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The England XV that started the 2019 Rugby World Cup final was the youngest ever to play in rugby union’s showpiece, with every member of the starting side 30 years of age or younger.
However, head coach Eddie Jones – with his new deal locked in – believes a squad evolution will be necessary before France 2023, saying the current team ‘doesn’t have another World Cup in them’.
While Jones will no doubt retain a core of the squad to try and go one better in France, he will be actively looking for a player – or five – to burst onto the scene like Tom Curry and Sam Underhill, the young flankers who made their debuts just two years before taking the Japan World Cup by storm.
The Rugby Union Weekly podcast team of Chris Jones, Danny Care and Ugo Monye discuss who to keep an eye on over the next few years in three key areas.
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‘Eddie is no stranger to making a big call’
CJ: Eddie Jones says there could be a 60% squad change by 2023. A lot of the 2019 team will be in their 30s. And as Mike Brown, Chris Robshaw, James Haskell, Dylan Hartley and yourself Danny found recently, Eddie Jones has no problem moving people on quite close to the main event.
DC: Eddie is no stranger to making a big call. The ages don’t particularly worry me as long as you have four, five, maybe six coming through that are in their early 20s and bring some energy, exuberance and are a bit different. But if you don’t have those kids coming through, you don’t need to force them in if they aren’t going to be good enough.
CJ: The glaring areas for me where England need depth are at scrum-half, number eight, and in the midfield. Ben Youngs played well in the Six Nations but he will be 34 in 2023, while England need cover for Billy Vunipola who will be 30 and for Manu Tuilagi who will be 32, especially as both have bad injury records.
‘He reminds me of you Danny’
DC: For me, a scrum-half who is exciting and a bit left-field is Ben Vellacott, who signed for Wasps but did his ACL and hasn’t played this season. But he is a very quick, running nine. I think Alex Mitchell ticks all the boxes you are going to need to be an international scrum-half, but I want to see him playing more for Northampton. With Cobus Reinach leaving, he will get the exposure that he needs. Then there are two Maunders at Exeter, Jack Maunder, who I toured Argentina with in 2017, and his younger brother Sam Maunder, who are both very good scrum-halves.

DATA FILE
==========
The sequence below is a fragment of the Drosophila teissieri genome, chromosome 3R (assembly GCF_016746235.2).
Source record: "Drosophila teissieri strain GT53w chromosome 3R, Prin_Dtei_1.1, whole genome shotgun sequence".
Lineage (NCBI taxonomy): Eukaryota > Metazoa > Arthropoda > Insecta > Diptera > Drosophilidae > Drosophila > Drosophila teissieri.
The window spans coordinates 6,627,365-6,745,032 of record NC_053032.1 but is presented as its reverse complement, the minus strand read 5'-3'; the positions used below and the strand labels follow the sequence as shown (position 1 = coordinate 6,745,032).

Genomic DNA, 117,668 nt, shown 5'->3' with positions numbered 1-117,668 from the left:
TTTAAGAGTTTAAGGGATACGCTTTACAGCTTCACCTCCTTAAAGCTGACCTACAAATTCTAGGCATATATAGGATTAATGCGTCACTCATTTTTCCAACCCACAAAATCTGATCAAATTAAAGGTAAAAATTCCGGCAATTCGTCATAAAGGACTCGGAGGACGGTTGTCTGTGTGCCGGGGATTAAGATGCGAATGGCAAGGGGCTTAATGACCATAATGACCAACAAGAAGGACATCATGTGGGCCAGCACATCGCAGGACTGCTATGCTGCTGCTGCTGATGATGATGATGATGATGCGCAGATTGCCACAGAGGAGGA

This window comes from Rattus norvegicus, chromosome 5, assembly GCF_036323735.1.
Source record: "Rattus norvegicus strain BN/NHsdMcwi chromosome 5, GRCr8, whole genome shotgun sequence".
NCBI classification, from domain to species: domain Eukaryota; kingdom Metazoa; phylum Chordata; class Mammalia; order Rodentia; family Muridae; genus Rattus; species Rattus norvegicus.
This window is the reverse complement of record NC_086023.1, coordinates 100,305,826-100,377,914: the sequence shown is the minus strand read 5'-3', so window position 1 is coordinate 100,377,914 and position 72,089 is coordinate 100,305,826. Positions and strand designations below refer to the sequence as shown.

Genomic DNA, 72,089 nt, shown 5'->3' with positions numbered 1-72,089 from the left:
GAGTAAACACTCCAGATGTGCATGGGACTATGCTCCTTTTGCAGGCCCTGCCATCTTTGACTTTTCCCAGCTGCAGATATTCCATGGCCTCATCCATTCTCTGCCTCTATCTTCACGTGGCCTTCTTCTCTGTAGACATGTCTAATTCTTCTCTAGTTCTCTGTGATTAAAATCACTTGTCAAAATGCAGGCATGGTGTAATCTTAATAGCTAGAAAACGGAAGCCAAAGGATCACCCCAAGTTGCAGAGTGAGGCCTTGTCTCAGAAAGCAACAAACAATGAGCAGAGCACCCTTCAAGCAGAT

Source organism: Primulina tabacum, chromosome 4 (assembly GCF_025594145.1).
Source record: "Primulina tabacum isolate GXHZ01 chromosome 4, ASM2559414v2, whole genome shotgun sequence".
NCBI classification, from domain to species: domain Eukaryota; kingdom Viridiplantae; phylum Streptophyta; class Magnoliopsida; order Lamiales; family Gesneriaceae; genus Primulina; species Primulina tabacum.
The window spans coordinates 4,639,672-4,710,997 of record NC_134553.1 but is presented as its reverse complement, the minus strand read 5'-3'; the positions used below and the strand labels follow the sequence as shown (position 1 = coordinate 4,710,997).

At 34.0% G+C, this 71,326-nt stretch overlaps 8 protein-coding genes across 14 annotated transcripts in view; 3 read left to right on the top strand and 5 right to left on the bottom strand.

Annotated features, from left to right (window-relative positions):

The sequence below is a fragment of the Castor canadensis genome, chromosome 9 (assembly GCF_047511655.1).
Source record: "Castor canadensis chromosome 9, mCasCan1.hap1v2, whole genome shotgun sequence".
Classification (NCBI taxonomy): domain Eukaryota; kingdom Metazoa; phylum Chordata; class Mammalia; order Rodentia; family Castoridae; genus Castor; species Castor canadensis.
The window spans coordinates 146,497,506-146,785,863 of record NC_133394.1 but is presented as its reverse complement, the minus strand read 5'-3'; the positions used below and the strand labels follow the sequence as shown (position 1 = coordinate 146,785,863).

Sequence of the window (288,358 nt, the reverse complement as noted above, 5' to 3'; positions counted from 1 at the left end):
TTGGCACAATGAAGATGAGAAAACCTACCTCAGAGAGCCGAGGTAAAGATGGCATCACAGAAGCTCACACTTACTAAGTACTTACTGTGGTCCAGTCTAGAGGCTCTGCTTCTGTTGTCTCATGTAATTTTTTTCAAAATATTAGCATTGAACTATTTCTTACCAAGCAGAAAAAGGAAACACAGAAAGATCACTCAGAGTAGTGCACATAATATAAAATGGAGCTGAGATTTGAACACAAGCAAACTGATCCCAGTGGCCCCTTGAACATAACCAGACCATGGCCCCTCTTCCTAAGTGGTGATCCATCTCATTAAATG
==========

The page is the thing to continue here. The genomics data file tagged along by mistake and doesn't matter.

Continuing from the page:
UM: I’ll add a couple more names to that list: Harry Randall at Bristol, and Jack van Poortvliet at Leicester. Jack is highly regarded and apparently is someone who can really come through – although 2023 may come a bit soon.
DC: For Harry to go to the next level he needs to work on his core skills a lot. But he is definitely a guy who will bring any team a spark.
UM: Randall reminds me of you Danny, aged 19. He is so energetic, such a livewire, and he is playing in a team in Bristol which is allowing him to do that.
‘He’s as quick as Jonny May’
DC: To get through now you have to be a bit different. Curry and Underhill were different to what we had before. An example of that for me is Harlequins centre Joe Marchant who has gone to Super Rugby with the Auckland Blues. Why did he go? Because I think he had a conversation with Eddie Jones who said he needed to experience a different environment to go to the next level. He will come back a better player.
UM: To add to the midfield options, Ollie Lawrence at Worcester. He is raw, really powerful, he likes to keep the ball alive, has a lovely outside break and is defensively really strong. I would massively keep your eyes on him.
And in the back three, Ollie Sleightholme at Northampton is hugely rated – he is as quick as Jonny May and is certainly someone to look out for, while it will be interesting to see how Ollie Hassell-Collins develops at London Irish. Meanwhile, Newcastle full-back Josh Hodge is already on Eddie Jones’ radar. He is also rumoured to be interesting Exeter Chiefs, which shows how highly he is rated.
‘He is like Superman’
DC: When you talk about number eights, I see Alex Dombrant as the natural successor to Billy Vunipola, or someone who can play alongside him. I would hope he has three years now before a World Cup to get into the team. There are not many better in the game at the moment at doing what he does.
Someone else I have been massively impressed by is Worcester back-rower Ted Hill, who I played alongside for England when he made his debut in 2018. For one of the shyest guys I have ever met, on the pitch he is an animal. He is like Superman, like Clark Kent putting his kit on instead of his cape, and he runs through people for fun. Ted has got everything and is going to get loads of caps in his career.
Who do you think could break into the England team in the next three years? Have your say by commenting in the section below.